It’s an open secret that scammers prey on people’s vulnerabilities to make money. Often, the focus is on persons with access to finances but inexperienced in the ways of the scamming world. This explains why college students are the primary targets in scamming schemes. According to BBB, 42% of the time, college students are more likely to fall prey and subsequently lose money to scammers. Are you a college student? Here are some scams to be aware of.
- Employment scams
No matter how busy college students are, they always find ways to make money to supplement additional needs while on campus. Moreover, because illegitimate businesses know this, they devise job scams to outwit the unsuspecting student. According to a report by the Interstate Technology and Regulatory Council (ITRC), these scams become conduits through which scammers steal crucial personal details from college students. So how can you detect a job scam? There are red flags you must be on the lookout for. These are:
- Offers that are too good to be true
- Suspicious-looking email addresses
- A request for upfront payment or personal information from the onset
A legitimate business wouldn’t ask you for a fee to fill an employment form. Again, it’s unusual for a credible recruiter to request an interview session in an unfamiliar place. You should also be wary of Multi-Level Marketing (MLM) schemes that promise income upon introducing more friends to the business group.
As a solution, build up relevant skills that can land you a legitimate side job while schooling. Fortunately, online courses abound in this era, and to be sure of their authenticity, you can review Elliot Berard’s website called I buy courses and review them.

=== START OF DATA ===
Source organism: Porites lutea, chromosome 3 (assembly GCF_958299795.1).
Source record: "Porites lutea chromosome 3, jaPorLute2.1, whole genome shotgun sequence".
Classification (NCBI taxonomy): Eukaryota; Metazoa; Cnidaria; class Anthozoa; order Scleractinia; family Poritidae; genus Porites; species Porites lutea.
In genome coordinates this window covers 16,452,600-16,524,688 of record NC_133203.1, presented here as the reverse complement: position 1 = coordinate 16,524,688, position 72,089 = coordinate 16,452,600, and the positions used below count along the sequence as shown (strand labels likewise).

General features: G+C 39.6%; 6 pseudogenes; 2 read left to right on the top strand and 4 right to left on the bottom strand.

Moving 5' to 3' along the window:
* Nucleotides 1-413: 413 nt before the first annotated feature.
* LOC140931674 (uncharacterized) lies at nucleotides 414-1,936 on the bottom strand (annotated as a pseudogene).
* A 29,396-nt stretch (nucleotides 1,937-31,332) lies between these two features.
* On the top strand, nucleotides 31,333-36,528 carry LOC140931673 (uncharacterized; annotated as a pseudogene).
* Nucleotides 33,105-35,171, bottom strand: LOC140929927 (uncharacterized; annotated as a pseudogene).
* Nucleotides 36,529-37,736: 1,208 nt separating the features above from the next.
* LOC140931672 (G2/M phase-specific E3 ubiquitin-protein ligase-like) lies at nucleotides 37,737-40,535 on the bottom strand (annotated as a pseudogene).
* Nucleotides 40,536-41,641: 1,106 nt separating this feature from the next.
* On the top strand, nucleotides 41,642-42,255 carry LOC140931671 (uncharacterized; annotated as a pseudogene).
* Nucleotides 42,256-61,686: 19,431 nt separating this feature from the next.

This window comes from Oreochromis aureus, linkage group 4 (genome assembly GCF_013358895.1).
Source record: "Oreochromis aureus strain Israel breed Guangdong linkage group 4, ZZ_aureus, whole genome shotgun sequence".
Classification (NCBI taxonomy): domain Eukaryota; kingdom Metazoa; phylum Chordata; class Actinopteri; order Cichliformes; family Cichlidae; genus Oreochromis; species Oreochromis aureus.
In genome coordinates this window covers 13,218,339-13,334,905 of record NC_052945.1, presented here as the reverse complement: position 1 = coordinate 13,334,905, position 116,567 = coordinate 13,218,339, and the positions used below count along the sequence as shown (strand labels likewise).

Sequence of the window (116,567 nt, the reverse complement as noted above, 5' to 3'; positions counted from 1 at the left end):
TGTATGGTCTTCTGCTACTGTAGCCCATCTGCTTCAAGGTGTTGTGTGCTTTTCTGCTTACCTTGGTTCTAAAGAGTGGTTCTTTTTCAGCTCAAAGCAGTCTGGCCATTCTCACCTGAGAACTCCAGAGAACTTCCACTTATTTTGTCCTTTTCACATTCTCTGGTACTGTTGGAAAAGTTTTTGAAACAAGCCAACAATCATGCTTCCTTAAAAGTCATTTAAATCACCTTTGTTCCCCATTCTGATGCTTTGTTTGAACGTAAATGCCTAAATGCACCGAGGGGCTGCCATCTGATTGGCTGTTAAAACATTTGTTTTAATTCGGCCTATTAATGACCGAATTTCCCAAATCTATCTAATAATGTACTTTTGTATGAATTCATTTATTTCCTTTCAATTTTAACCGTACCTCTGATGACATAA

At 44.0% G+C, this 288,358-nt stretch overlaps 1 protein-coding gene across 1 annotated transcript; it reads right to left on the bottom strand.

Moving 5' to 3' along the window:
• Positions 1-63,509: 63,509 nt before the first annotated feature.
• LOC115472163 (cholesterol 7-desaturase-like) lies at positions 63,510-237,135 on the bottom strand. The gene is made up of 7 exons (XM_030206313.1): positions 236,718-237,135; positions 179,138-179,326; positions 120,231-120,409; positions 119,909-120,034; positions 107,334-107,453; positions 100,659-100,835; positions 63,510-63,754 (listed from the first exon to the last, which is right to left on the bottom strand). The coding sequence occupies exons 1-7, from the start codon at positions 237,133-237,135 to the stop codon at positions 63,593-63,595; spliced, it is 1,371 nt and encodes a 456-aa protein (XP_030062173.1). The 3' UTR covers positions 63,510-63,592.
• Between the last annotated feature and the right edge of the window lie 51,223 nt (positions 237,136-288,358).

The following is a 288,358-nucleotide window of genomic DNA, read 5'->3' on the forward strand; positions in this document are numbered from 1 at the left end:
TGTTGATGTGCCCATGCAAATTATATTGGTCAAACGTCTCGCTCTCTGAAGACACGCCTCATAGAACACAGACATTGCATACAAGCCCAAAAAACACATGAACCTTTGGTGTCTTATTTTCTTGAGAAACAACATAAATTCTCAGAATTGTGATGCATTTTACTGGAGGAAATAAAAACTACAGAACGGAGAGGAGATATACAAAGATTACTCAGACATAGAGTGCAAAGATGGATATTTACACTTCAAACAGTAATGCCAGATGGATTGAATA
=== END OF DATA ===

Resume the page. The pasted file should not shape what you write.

- Tuition scams
This is the most common type of scam that targets young and unassuming college students. It usually involves information about being behind in tuition payments. Using emails or phone calls, the perpetrator contacts the college student and introduces themselves as representatives from the school’s admissions office. Using learned language, the scammers assert that the said student may lose their place in college because of a delay in meeting financial obligations.
With cunning skills, they offer a seeming solution to the problem. At this point, the unsuspecting prey is coerced into thinking that an immediate credit card payment will resolve the issue. To ascertain the authenticity of such calls, it’s always advisable to contact the college directly. Moreover, use contact details indicated on the school’s letter or the college admission letter. Never call a number the perpetrator offered via phone or email to verify.
- Housing scams & fake rental listings
As it stands now, many college dorms and hostels are enforcing social protocols due to the pandemic. Unfortunately, this has become fertile ground for scammers. Nonetheless, student housing scams have been around long before the pandemic. Their operating mode is to copy pictures of legitimate student housing units and convert them into rental listings. Usually, when the supposed landlord or leasing agent doesn’t allow you to see the place before making a deposit, that’s a red flag.
Avoid being the perfect prey that scammers like to access easily. Admittedly, being away from home for the first time may feel like the proverbial deer caught in headlights. Nonetheless, make every effort to protect yourself from losing money.